What makes the USA great is our diversity, and it’s a shame that the federation seems to be pushing back on this. There’s no variety to where games are played, tickets have been far too expensive for far too long especially for the MNT which, you know, missed a World Cup...and USSF needs to embrace the thinks they say in lip service all the time. The sooner the federation realizes this and starts catering to the needs of the entire US fanbase, not just the ones they want to show up in red, white, and blue, the better the matchday experience will become.

For a team full of dual-nationals, US Soccer seem surprised when a lot of dual nationals show up to enjoy a soccer game.

Anyway, on to three thoughts from yesterday’s match:

MATT TURNER IS STILL GOOD AT GOALKEEPING

Just want to add to Seth’s highlight package that Turner holds on to a lot of these shots outright and I wouldn’t classify all of those as routine. That’s a big plus in goalkeeping when you’re not giving up rebounds. Another thing that Turner does alot after claiming a ball is look to get it back up the field via the long throw and while I think he rightly held back a few times yesterday, those are just two little things that translate well for him with the USMNT.

And, yes, we’ve been talking about this for years:

Matt Turner’s shutout average with the USMNT borders on ridiculous, especially when the majority of those came with a less than full strength Gold Cup team last year. Obviously Matt Turner is likely starting the majority of these games during this window because Zack Steffen asked to be released from camp and we hope that everything is all right with Zack. I think Turner starts this Sunday against Uruguay and the Nations League game at El Salvador next week, with Ethan Horvath deputizing against Grenada in Austin.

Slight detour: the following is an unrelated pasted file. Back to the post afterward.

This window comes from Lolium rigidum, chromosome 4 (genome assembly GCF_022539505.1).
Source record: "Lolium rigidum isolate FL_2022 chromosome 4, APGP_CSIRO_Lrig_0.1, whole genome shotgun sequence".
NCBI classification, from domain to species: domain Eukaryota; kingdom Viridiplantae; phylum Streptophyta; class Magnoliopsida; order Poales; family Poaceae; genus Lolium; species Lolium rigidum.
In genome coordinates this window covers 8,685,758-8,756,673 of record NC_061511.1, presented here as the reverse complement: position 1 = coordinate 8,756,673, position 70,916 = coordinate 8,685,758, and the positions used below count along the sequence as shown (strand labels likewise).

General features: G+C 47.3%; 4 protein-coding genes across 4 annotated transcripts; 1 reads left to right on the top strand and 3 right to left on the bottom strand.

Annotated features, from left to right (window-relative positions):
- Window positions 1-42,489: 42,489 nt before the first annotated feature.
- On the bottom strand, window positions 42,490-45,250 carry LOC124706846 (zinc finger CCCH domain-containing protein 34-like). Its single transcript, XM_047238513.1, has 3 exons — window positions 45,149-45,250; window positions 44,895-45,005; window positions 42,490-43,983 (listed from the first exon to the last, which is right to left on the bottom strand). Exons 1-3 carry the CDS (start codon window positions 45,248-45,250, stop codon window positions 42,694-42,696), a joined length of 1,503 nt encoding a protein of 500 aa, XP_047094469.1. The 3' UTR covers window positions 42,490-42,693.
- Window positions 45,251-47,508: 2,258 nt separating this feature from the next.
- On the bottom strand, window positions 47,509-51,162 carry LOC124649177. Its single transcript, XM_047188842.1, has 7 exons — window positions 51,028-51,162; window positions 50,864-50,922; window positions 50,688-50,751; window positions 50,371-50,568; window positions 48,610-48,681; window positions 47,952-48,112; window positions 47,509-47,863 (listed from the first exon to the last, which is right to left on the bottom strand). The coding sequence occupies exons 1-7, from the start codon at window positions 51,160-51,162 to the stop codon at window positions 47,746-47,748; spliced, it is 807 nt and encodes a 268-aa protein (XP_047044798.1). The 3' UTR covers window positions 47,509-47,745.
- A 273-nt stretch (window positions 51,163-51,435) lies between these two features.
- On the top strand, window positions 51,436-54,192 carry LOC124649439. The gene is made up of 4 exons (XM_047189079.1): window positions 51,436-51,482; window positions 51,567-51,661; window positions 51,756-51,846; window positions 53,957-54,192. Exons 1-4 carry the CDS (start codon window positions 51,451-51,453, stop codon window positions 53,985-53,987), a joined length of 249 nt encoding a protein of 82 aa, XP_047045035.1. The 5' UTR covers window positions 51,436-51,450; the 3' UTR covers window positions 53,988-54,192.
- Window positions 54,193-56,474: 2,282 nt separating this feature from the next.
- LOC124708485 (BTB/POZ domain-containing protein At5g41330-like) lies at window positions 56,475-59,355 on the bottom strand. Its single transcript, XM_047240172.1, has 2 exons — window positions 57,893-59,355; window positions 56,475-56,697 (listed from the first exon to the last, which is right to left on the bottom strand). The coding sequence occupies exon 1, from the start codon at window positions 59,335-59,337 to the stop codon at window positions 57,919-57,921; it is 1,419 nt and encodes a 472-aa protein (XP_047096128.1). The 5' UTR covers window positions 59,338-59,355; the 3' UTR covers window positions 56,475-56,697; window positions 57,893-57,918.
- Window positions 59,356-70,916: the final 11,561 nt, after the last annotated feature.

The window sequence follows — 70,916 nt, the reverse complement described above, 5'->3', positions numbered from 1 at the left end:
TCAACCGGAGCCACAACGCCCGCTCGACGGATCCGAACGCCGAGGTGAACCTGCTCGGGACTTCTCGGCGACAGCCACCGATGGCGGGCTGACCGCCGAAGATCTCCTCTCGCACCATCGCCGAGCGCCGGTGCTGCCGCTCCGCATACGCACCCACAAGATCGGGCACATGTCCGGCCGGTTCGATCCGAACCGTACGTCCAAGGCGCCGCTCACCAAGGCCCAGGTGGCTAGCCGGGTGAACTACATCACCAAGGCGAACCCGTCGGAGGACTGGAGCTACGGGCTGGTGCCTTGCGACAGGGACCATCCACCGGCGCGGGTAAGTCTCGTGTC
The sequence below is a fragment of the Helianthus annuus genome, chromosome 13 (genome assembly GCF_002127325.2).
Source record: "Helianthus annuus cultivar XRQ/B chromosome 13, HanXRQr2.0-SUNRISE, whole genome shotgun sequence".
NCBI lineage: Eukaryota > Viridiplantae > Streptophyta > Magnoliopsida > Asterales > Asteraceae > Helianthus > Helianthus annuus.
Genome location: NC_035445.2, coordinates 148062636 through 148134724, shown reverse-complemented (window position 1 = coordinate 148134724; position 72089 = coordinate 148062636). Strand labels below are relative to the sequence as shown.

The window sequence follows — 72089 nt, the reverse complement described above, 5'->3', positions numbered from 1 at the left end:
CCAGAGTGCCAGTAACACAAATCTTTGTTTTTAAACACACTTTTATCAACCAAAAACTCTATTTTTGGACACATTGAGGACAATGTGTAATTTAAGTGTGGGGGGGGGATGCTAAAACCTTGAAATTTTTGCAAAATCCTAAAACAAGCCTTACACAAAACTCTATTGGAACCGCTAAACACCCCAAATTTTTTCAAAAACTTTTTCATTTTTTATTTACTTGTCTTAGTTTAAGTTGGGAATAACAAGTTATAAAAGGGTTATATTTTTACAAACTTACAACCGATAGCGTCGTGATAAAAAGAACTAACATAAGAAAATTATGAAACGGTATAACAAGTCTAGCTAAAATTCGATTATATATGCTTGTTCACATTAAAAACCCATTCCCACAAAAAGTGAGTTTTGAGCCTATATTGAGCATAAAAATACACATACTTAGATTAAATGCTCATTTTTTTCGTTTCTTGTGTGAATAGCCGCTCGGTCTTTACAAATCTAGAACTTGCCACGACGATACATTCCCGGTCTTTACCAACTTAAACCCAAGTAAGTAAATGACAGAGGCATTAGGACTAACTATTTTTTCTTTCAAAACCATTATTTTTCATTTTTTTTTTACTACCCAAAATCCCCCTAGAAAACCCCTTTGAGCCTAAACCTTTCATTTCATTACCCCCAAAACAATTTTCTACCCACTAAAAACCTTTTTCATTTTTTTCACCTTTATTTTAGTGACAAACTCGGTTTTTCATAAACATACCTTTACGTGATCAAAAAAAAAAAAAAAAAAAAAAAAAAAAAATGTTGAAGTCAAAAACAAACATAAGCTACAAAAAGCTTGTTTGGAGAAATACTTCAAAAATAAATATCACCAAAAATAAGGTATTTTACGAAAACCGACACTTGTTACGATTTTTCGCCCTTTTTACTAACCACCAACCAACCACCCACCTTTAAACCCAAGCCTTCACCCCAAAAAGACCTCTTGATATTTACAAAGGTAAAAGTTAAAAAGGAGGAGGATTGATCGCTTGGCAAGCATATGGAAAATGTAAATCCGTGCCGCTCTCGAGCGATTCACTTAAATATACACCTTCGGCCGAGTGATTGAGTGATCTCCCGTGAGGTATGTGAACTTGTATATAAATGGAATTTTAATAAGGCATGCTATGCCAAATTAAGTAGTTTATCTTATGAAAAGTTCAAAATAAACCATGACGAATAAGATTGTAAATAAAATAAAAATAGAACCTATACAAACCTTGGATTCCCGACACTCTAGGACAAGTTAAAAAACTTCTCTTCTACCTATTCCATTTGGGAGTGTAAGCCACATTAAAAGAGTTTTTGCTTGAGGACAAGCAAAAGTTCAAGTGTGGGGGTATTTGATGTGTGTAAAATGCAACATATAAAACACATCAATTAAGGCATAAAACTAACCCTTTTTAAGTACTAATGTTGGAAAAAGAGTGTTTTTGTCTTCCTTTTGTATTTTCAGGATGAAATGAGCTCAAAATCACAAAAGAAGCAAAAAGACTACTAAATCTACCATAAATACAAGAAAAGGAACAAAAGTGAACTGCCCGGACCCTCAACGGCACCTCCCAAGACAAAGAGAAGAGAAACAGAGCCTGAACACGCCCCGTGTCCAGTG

One more note on the US goalkeepers as a whole:

This graph is ridiculous and normally you’d see teams converting seven of their last nine penalty attempts. I’m fairly certain that green dot on the low left corner was the PK goal Martinique scored at the Gold Cup last summer against Turner which was a great take. I do wonder how much other teams respect our keepers as a whole and maybe have Tim Howard’s three dozen saves against Belgium replaying in their minds like I do from time to time...because the last thing you should be doing when taking a penalty is thinking.

Run up, no stutter steps (#BanStutterStepPKs), pick your spot, and hit it - if the keeper saves it that’s a credit to him. I’m just as flabbergasted that four of these penalties essentially missed (posts count as a miss, it wasn’t saved) as I am that three got saved. This country is so good at producing keepers.

AARON LONG IS BACK

I’m sure our friends at Once A Metro will have more on Long’s return to the USMNT, where he replaces the injured Miles Robinson who essentially replaced an injured Long last year. Soccer is both rewarding and cruel like that sometimes.